The mechanics of charitable giving

Private foundations vs. Community Foundations vs. Supporting Organizations

If you are serious about sustained giving to charitable causes, this page is for you.

Disclaimer: I'm not an expert on this stuff, so here's what I know from experience and talking with others. I'm still learning, even after 5 years of philanthropy.

One basic tip: Purchase your stock early on if you possibly can. That way, when you donate the appreciated stock, you don't have to recognize the capital gain, and you get a deduction on the full amount. You never want to sell the stock yourself; let the charity do this.

Here are your four principal options for where to park your hard earned monetary assets:

Giving directly to the charity
Some top philanthropists do this. Total control. No hassles other than record keeping and writing the check and remembering to take the tax deduction. Best part is you can invest the money wherever YOU want including hedge funds, etc. Bad part is that very cumbersome to give appreciated stock (you have to do it each time). Using Network for Good can help you simplify your giving when you give directly. Makes it very easy.

Set up a donation page on Bring Light
Bring Light was created by former executives at Adobe Systems (ironically, by people who worked on FrameMaker, a product I helped create).You can create a page at BringLight and then tell your friends and family about it. They can then donate to your fund. You can then tell BringLight what 501(c)(3) is to receive the funds. You can specify more than one. This is absolutely ideal if you are diagnosed with cancer. People say: "How can I help?" You say, "give to my page." Then, you can later determine which charities are the most effective for your disease and disburse the funds at any time. You can give directly to hospitals, etc. Any 501(c)(3) non profit. This way, you don't have to decide at the time of diagnosis where the money would be best spent. A total win if you are in a similar situation I have been with my cancer. I have top scientists tell me which researchers to get the grants. The money is spent as responsibly as possibly with little overhead. This is better the Network for Good which is similar in concept; you can't set up a fund there to receive funds unless you are an IRS registered 501(c)(3) charity. Bring Light also helps charities raise money for specific projects.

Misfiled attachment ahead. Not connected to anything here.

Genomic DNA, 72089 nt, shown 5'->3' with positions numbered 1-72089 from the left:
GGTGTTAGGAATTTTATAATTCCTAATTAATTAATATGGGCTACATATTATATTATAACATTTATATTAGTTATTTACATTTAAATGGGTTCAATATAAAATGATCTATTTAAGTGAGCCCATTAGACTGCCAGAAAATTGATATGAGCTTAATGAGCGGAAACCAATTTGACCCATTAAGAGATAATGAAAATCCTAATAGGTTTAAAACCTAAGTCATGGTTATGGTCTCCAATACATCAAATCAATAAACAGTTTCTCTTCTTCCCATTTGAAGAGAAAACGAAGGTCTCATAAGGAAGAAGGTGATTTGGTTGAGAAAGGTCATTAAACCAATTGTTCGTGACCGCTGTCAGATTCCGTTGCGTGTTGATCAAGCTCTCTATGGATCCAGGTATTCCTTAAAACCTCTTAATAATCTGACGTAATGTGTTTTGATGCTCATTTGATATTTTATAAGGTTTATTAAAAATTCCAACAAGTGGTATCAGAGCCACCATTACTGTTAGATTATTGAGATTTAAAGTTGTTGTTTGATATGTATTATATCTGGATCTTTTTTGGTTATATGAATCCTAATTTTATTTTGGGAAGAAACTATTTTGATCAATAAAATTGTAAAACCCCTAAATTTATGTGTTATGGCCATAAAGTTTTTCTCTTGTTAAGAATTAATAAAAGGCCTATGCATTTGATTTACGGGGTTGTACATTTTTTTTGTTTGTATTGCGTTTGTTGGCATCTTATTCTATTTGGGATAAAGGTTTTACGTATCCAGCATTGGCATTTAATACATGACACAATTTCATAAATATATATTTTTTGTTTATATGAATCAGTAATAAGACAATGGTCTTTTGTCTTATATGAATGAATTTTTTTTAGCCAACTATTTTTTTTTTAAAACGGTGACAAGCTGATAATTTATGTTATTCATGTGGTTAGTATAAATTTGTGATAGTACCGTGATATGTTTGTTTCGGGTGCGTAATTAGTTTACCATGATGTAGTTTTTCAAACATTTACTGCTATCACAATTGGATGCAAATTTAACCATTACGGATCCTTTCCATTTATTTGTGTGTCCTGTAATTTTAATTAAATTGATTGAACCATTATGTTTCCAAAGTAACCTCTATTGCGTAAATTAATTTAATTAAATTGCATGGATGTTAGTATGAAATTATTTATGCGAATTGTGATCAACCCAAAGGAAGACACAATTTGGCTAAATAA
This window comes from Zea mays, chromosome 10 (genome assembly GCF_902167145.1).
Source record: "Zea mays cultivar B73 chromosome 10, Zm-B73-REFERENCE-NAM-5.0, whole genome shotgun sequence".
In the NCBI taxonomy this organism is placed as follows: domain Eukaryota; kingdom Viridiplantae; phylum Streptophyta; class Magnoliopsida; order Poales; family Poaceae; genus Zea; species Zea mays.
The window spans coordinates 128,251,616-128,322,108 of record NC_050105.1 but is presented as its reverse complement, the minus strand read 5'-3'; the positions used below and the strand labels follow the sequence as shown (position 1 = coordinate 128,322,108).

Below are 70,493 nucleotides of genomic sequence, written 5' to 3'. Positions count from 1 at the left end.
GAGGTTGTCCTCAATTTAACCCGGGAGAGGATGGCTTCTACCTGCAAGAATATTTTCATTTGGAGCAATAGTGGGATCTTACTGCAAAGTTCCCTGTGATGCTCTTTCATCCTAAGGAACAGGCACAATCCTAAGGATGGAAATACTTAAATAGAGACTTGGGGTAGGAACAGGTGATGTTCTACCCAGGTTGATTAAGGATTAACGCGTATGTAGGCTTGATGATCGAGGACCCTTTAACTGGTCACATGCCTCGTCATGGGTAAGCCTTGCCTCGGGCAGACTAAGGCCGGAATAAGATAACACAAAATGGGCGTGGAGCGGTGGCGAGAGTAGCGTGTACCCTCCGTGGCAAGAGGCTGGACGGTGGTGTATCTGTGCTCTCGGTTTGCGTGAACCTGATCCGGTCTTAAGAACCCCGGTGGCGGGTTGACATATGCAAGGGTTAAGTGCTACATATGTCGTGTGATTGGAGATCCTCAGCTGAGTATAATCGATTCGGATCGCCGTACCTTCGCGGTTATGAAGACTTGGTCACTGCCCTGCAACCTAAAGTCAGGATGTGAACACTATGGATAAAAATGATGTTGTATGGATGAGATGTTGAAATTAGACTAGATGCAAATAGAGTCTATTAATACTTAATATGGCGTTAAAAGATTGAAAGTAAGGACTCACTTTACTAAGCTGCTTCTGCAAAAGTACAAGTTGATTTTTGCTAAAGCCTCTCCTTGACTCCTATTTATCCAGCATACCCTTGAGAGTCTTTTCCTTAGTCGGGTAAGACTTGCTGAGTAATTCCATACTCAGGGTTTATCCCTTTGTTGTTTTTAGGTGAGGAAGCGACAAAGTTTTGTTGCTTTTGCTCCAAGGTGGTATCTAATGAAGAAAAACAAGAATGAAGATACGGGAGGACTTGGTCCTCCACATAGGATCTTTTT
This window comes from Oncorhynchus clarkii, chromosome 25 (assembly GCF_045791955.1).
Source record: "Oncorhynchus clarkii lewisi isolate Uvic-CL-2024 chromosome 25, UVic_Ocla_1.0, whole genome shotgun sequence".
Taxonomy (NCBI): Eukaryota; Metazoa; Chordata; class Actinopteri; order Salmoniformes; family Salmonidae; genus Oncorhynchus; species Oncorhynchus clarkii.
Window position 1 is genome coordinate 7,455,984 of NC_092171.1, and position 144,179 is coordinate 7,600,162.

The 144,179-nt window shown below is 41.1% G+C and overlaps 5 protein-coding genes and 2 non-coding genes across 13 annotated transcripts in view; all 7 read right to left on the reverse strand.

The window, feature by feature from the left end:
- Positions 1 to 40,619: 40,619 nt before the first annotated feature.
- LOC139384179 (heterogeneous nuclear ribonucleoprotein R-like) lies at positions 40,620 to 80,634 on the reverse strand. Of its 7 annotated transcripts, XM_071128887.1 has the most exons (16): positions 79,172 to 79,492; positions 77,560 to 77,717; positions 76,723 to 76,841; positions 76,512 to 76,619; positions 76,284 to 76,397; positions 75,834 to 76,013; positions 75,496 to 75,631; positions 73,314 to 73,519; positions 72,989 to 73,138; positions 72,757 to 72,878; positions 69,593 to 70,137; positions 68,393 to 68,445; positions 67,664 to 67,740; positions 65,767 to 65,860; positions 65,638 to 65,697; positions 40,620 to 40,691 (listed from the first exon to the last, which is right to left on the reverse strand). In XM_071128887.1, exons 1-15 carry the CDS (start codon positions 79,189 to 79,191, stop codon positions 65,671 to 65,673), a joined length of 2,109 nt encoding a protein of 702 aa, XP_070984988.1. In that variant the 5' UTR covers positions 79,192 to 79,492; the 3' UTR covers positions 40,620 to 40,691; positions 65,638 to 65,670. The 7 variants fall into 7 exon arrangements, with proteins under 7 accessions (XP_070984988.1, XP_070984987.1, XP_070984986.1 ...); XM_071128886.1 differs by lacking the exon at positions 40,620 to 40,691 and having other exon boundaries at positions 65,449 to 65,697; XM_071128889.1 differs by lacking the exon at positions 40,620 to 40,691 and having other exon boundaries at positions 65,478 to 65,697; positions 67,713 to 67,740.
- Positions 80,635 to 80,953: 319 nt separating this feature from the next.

Donor-advised fund at a community foundation or public charity (such as AEF)
 In this option, you sign a contract with your local community foundation to establish a "donor advised fund." You make one giant gift usually, but you can add to your fund at anytime. Then you call or email to tell them where to disburse the funds. They verify that you are giving to 501(c)(3) charities. Unless you are doing something illegal, they always follow your "advice" because otherwise people wouldn't use them and they would die.


  • You get to specify where and when the money goes